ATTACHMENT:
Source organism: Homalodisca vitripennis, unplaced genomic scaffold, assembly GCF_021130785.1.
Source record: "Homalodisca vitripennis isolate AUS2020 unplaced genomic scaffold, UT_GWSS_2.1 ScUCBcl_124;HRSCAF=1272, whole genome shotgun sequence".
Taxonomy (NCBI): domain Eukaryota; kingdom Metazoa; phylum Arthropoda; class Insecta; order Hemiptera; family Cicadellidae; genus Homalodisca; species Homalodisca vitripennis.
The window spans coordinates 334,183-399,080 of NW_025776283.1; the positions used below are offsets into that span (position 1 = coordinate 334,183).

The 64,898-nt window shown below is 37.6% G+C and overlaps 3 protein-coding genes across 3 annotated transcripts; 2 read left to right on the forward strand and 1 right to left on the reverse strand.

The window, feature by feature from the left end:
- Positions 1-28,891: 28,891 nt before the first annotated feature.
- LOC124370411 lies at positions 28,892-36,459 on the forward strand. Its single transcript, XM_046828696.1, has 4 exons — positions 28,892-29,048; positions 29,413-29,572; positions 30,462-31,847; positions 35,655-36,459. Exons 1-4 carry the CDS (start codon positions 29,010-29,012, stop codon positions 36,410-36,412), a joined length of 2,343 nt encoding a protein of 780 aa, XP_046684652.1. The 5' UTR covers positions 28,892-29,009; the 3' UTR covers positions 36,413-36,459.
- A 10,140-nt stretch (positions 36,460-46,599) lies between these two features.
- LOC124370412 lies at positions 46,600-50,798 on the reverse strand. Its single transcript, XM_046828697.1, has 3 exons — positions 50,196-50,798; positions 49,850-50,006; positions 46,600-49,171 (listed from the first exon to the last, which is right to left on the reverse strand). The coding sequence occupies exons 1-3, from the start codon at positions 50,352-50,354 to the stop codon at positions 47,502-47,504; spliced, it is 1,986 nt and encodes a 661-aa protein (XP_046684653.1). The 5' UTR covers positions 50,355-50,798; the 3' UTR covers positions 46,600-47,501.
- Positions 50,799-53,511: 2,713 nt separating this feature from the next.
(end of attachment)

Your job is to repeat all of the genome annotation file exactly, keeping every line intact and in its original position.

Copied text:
Source organism: Homalodisca vitripennis, unplaced genomic scaffold, assembly GCF_021130785.1.
Source record: "Homalodisca vitripennis isolate AUS2020 unplaced genomic scaffold, UT_GWSS_2.1 ScUCBcl_124;HRSCAF=1272, whole genome shotgun sequence".
Taxonomy (NCBI): domain Eukaryota; kingdom Metazoa; phylum Arthropoda; class Insecta; order Hemiptera; family Cicadellidae; genus Homalodisca; species Homalodisca vitripennis.
The window spans coordinates 334,183-399,080 of NW_025776283.1; the positions used below are offsets into that span (position 1 = coordinate 334,183).

The 64,898-nt window shown below is 37.6% G+C and overlaps 3 protein-coding genes across 3 annotated transcripts; 2 read left to right on the forward strand and 1 right to left on the reverse strand.

The window, feature by feature from the left end:
- Positions 1-28,891: 28,891 nt before the first annotated feature.
- LOC124370411 lies at positions 28,892-36,459 on the forward strand. Its single transcript, XM_046828696.1, has 4 exons — positions 28,892-29,048; positions 29,413-29,572; positions 30,462-31,847; positions 35,655-36,459. Exons 1-4 carry the CDS (start codon positions 29,010-29,012, stop codon positions 36,410-36,412), a joined length of 2,343 nt encoding a protein of 780 aa, XP_046684652.1. The 5' UTR covers positions 28,892-29,009; the 3' UTR covers positions 36,413-36,459.
- A 10,140-nt stretch (positions 36,460-46,599) lies between these two features.
- LOC124370412 lies at positions 46,600-50,798 on the reverse strand. Its single transcript, XM_046828697.1, has 3 exons — positions 50,196-50,798; positions 49,850-50,006; positions 46,600-49,171 (listed from the first exon to the last, which is right to left on the reverse strand). The coding sequence occupies exons 1-3, from the start codon at positions 50,352-50,354 to the stop codon at positions 47,502-47,504; spliced, it is 1,986 nt and encodes a 661-aa protein (XP_046684653.1). The 5' UTR covers positions 50,355-50,798; the 3' UTR covers positions 46,600-47,501.
- Positions 50,799-53,511: 2,713 nt separating this feature from the next.